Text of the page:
Hilary Garratt has just returned from the nurse’s equivalent of a busman’s holiday. Instead of a week relaxing by the pool, she chose to spend some down time volunteering in the Gambia.
Ms Garrett spent the week working with ex sex workers, keeping them off the streets, and working with people living on a rural island to build a health and wellbeing centre. These are far removed from her remit as the director of nursing at NHS England, but it helps her to appreciate the NHS all the more when she returns.
‘The problem is coming back and getting used to the NHS, it’s like re-orbiting,’ she says. ‘We don’t know how lucky we are to have the NHS, we just need use our resources wisely.’
IN spoke to Ms Garratt to find out exactly what is included in her national nursing role and how she is working to develop the primary care nursing role.
What is NHS England working on at the moment for primary care nurses?
We’re doing a lot of work with the vanguards and supporting primary care nurses to understand the models of care and be a part of the new models of care. We are supporting them to understand what real partnership with patients means. The vanguards are doing well, they’re at various stages of development. A lot of initiatives are being led by nurses and midwives which is fantastic.
Another thing I am leading at the minute is the new strategy for nursing. That is going to be a framework and will build on what we’ve achieved in Compassion in Practice which is our current strategy and will conclude at the end of March. We’ve engaged significantly across the country to build this framework and encouraged nurses to really demonstrate how they add value particularly in this current climate. We’ve had over 12,000 responses from frontline staff, professional bodies and academia.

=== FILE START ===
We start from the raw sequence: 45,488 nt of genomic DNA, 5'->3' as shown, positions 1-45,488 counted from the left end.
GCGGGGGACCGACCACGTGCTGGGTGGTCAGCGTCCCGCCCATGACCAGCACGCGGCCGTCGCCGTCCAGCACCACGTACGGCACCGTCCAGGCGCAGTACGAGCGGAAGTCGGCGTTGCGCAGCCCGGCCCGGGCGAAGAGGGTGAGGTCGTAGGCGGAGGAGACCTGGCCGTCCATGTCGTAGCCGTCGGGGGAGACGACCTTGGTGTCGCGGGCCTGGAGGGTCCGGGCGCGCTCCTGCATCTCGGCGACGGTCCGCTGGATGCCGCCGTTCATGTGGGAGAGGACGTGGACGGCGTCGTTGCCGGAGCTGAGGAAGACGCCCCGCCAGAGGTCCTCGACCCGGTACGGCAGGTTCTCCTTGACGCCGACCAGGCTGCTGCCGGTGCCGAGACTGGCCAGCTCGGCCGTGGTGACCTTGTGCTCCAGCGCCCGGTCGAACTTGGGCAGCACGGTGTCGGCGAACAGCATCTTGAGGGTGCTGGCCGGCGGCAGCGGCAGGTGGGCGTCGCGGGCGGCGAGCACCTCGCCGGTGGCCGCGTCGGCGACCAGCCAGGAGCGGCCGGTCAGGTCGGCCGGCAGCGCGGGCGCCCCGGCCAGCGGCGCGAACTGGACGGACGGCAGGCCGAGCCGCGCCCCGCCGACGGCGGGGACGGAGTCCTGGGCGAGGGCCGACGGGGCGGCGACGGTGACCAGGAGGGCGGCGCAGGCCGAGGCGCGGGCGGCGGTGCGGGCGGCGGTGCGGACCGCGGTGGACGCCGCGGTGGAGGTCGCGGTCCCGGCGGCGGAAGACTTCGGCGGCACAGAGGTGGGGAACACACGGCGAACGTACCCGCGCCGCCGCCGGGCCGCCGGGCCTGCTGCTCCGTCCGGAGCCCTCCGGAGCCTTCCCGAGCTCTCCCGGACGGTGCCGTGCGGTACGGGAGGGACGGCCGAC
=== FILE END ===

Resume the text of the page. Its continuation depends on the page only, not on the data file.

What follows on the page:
How is health visiting continuing to be supported now that the implementation plan is over?
Before the transfer of commissioning of health visitors was moved to local authorities in October 2015 we put a national set of measures in place which demonstrated the value of them. This was the first time that had ever been done nationally so local authorities could see the impact of health visitors nationally particularly in early years programmes.
What is happening with the mandate to increase joint working across all four UK countries which was introduced at the Florence Nightingale conference last March?
It will be a national approach to describe and recognise the impact of nurses’ professionalism. Lots of work has been done but we haven’t really had a consensus narrative that we can use altogether so that’s what we’re aiming to do at the minute.
Your remit includes improving leadership roles for nurses. How have you been doing this and what progress have you made, particularly in primary care?
We are thinking about how to promote roles in primary care and demonstrate how attractive the roles are. I’m working on that with my primary care professional lead and we’re linking this to the 10 point plan for general practice.
We are thinking creatively about encouraging more nurses in primary to take leadership roles across primary and community care and we’re supporting that specifically in the vanguards. We’re trying to think of a programme like we did with health visitors to make the profession more attractive.
We’re in early discussions with Health Education England and the Royal Colleges. There is a real ambition to do this.
Hilary Garratt is the director of nursing at NHS England